Tag Archives: taxable income

How to Reduce Taxes

As working people ascend to higher levels of success, they will inevitably wish to maintain their financial earnings. This can be particularly challenging when tax season comes around. For this reason, many hardworking individuals are constantly seeking out various means of reducing their taxes and holding onto the money which they have rightfully earned.

Thankfully, there are a host of legal means which people can employ as they work to decrease their tax bills. The following options and tools may not have been readily available to them in the past. However, this knowledge and information will certainly prove to be beneficial in current and future times.

Look into Write-Offs and Deductibles

One of the easiest and most simplistic ways for people to reduce their taxes is by writing off expenses which qualify as deductibles, explains Entrepreneur. The majority of expenses which qualify as deductibles are generally professional expenses or closely related fees. Transportation, royalties, payroll fees, and other costs can be written off during tax season. However, applicable deductibles will vary from person to person, seeing as no two individuals have the exact same situation.

Not all expenses are deductible and, as a matter of fact, attempting to write off certain fees can actually garner legal trouble, affirms Cleveland 19. There are different ways to write off certain expenses and various situations which qualify. For the average individual who lacks familiarity with tax laws, this can be quite nuanced and complicated. Therefore, many people contract the services of accountants and tax specialists.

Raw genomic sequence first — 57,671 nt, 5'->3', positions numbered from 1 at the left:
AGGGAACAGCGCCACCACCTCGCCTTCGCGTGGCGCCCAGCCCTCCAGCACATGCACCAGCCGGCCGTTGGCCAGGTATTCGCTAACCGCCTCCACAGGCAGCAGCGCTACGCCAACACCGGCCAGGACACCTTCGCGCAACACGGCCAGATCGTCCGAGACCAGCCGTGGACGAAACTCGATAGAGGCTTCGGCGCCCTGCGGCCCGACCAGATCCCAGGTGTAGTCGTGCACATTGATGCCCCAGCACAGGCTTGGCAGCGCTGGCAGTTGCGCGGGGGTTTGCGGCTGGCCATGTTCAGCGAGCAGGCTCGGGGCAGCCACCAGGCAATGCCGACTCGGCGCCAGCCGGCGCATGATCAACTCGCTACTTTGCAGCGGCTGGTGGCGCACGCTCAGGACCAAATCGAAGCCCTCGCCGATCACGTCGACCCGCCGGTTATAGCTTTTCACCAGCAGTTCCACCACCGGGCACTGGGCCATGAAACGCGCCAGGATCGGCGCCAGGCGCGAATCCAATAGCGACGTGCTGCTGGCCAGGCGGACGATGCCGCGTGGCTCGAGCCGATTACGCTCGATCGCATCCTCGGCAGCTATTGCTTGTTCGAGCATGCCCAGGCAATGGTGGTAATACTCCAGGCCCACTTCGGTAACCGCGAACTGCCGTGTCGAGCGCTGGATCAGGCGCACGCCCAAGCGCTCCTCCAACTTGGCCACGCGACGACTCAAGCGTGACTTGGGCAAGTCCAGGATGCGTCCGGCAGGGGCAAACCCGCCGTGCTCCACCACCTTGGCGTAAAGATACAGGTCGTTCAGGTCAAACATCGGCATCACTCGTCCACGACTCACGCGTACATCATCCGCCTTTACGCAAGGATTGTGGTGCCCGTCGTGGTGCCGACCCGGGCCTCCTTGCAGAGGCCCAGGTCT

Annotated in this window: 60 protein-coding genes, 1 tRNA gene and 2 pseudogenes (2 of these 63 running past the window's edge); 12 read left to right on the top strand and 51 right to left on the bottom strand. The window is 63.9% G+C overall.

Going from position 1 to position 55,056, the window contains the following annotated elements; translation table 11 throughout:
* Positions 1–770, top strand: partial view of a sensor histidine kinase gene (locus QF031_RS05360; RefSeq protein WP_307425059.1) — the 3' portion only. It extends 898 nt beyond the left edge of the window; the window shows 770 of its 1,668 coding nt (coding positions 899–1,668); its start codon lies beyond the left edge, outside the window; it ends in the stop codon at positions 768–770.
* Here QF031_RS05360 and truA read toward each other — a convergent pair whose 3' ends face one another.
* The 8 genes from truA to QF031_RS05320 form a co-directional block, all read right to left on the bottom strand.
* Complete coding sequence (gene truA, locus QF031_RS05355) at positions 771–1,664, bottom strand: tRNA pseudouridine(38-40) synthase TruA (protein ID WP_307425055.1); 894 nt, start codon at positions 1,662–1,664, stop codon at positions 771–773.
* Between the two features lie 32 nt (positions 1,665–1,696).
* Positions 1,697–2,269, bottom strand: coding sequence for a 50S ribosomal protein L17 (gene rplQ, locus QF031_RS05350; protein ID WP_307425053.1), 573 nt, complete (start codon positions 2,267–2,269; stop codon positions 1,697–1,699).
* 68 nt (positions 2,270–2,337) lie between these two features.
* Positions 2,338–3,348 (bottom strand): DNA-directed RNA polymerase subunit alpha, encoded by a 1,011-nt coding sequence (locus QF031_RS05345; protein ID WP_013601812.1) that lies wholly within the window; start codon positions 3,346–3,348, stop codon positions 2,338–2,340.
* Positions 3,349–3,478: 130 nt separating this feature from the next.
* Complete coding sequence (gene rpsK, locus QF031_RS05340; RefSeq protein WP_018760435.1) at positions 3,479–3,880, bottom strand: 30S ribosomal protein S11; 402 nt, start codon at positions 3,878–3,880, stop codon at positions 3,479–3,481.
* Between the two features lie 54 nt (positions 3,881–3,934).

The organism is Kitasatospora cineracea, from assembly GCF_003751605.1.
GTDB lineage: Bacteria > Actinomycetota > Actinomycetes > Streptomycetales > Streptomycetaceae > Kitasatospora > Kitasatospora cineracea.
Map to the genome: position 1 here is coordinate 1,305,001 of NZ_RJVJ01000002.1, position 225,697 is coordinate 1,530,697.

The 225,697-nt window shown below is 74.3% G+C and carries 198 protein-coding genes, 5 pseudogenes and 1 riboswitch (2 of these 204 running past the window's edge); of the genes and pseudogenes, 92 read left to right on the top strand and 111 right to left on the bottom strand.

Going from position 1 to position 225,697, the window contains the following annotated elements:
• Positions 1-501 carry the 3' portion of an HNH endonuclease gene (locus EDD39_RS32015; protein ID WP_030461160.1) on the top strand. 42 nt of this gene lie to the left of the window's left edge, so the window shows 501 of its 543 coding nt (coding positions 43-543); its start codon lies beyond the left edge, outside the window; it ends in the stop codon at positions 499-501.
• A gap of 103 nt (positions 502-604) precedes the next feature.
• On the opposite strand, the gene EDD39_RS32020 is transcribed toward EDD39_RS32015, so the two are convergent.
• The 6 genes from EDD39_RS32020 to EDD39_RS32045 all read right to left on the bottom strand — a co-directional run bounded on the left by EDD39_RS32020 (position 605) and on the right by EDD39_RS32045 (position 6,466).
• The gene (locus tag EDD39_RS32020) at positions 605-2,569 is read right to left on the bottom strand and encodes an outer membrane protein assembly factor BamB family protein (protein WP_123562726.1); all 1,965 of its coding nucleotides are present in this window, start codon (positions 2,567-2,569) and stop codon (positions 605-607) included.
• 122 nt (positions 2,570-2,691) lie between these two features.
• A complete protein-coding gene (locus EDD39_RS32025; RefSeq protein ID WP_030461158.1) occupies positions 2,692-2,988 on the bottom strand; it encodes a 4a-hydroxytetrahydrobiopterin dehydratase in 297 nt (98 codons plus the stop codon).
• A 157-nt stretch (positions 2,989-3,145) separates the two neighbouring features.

Delay Certain Payments

Another clever (and legal) way of lessening your taxes is by simply “deferring” certain payments, as stated by Kiplinger. Waiting until the new year to cash certain checks, billing clients towards the end of December, and delaying certain dividends can come in handy.

Individuals who are unsure of how to delay certain payments can consult financial advisors for advice which specifically tailors to their present situations.

Save Money for Retirement

Time affirms that individuals who put funds aside towards their retirement are able to qualify for what is known as a 401K “pre-tax.” In essence, putting aside money for this form of retirement allows people to withdraw the number of saved funds from what is considered as taxable income. Moreover, taxpayers are permitted to subtract a maximum of $5000 worth of funds within a traditional IRA.

To make a long story short, saving money for retirement really pays off when tax season rolls around.

A Final Word

Taking advantage of all legal means to reduce owed taxes is absolutely paramount. Many individuals may be shocked to learn just how many deductibles they can write off. Delaying certain payments and putting aside money into 401K and IRA accounts also wields significant payoffs. In some of the best case scenarios, hard-working people have been able to save so many funds in taxes that the government ultimately wound up owing them money!